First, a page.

important when it comes to grocery shopping: when we purchase groceries we typically purchase 20 or more items, and a full-service marketplace can put all your products in one box so you don’t receive 20 separate deliveries. An example of a marketplace that is not a full-service marketplace is eBay, where there is no warehousing and fulfillment service and all products are sent directly from the seller. This means that grocery shopping is not convenient on a marketplace that does not offer a fulfillment service.

The B2B and B2C aspect

Social marketplaces, such as, that allow B2C as well as B2B or bulk trade, enable businesses and industry professionals such as cafes, restaurants and chefs to go direct to the source and connect directly with food producers and suppliers, bypassing the middleman. This results in huge savings, better service and quite often fresher products.

Essentially, any consumer or business can connect directly with a supplier and purchase online while simultaneously learning about the origin of the produce, the farmer and where they are based. In an era where we care more about eating paddock to plate, the concept of the full-service social marketplace is fitting the bill. It is also a good opportunity for the small producers to reach many more customers that they may not have reached had they been trying to get traffic to their own site.

Getting your product in front of a customer is one aspect; the other is getting the product to them. For example, if you’re a small ice cream manufacturer in Sydney and a shop in Perth wants to order two boxes, how do you get it to them? You can’t just put it in the post, but a social marketplace that has infrastructure in place makes it easier than ever for customers to have access to the small producers and their products, which they previously could never conveniently access.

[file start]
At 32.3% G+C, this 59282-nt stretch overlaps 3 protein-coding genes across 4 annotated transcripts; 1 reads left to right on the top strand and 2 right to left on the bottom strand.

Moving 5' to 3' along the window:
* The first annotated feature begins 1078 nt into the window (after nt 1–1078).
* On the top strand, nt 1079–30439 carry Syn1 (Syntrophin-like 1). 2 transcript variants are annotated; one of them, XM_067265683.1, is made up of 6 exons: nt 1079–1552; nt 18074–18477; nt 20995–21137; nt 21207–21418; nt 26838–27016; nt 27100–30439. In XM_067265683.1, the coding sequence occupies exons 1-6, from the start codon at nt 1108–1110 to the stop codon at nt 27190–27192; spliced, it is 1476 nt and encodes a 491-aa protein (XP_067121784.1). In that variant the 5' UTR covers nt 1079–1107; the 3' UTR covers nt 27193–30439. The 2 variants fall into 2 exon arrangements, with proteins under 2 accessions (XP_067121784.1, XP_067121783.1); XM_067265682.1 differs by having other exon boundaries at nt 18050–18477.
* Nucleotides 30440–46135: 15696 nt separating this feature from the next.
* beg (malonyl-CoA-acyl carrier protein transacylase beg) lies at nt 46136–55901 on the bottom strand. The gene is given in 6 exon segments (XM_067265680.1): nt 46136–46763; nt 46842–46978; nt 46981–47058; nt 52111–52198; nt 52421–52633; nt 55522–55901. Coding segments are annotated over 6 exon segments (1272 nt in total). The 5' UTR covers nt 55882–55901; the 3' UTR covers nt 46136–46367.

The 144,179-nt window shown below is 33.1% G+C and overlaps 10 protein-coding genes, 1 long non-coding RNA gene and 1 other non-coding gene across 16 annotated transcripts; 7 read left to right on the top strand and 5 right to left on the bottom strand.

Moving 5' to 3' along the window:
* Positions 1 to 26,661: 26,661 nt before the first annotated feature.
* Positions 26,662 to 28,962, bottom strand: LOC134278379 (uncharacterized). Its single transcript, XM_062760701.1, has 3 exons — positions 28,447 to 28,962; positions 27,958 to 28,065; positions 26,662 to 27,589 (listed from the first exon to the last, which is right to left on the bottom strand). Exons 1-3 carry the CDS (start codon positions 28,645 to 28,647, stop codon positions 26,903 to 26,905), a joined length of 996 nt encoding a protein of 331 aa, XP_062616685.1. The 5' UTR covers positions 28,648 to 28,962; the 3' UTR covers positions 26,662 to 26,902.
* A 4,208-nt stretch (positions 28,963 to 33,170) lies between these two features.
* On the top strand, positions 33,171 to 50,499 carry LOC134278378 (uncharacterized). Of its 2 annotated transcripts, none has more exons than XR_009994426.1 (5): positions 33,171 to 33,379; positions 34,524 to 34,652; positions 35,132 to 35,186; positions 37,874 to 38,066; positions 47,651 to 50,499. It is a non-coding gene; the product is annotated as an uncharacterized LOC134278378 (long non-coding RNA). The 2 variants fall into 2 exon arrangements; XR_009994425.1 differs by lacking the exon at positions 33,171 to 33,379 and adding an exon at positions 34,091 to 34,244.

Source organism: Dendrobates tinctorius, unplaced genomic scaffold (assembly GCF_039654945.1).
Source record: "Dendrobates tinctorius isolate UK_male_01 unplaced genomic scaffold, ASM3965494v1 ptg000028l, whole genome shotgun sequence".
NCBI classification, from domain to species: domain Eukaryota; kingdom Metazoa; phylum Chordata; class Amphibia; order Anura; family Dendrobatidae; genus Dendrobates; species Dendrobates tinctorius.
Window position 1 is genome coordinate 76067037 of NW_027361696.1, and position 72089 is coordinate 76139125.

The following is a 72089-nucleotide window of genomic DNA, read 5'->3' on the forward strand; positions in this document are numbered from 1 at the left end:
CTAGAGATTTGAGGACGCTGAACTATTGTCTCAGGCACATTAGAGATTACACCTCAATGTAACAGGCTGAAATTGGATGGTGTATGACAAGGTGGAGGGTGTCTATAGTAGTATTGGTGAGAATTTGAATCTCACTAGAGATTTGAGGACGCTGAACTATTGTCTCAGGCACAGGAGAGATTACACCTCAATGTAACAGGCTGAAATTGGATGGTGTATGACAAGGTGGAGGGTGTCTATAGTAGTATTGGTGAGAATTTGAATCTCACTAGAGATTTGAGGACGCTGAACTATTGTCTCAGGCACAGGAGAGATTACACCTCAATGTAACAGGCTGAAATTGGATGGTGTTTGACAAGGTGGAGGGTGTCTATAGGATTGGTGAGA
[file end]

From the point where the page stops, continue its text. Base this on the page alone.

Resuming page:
The convenience aspect

This model can be tweaked to suit most industries, but in the case of it is food and the result is it is as easy to access products made by small producers as shopping at one of the big supermarket’s online stores.

This is the future of commerce and we’re already seeing the full effects, with companies like Amazon showing sales of $135 billion last financial year, according to Credit Suisse. According to IBISWorld, in most food sectors only a handful of large corporates generate over 50 per cent of industry revenue, with the thousands of smaller producers generating less than 50 per cent of industry revenue. If more consumers chose to adopt this way of shopping we could see an increase in the accessibility of products from smaller producers. The goal is to create enabling infrastructure that makes it as convenient to purchase from small producers as shopping at a big supermarket’s online store, and thus transfer half of all food and groceries revenue from the big corporates to small producers – which amounts to $50 billion in Australia alone.

Farmers and food suppliers want more control over the end-game of their products, and a social marketplace helps facilitate this need. At the end of the day, consumers want to know more about the origin of their food, and food suppliers want to receive the true cost of their labour of love. This is something that could work for many industries.

Alex Stefan, Founder, Oomami

This story first appeared in issue 26 of the Inside Small Business quarterly magazine.

No comments | be the first to comment

Comment Manually

Read more


FREE NEWS BRIEFS Get breaking news delivered

Privacy Preference Center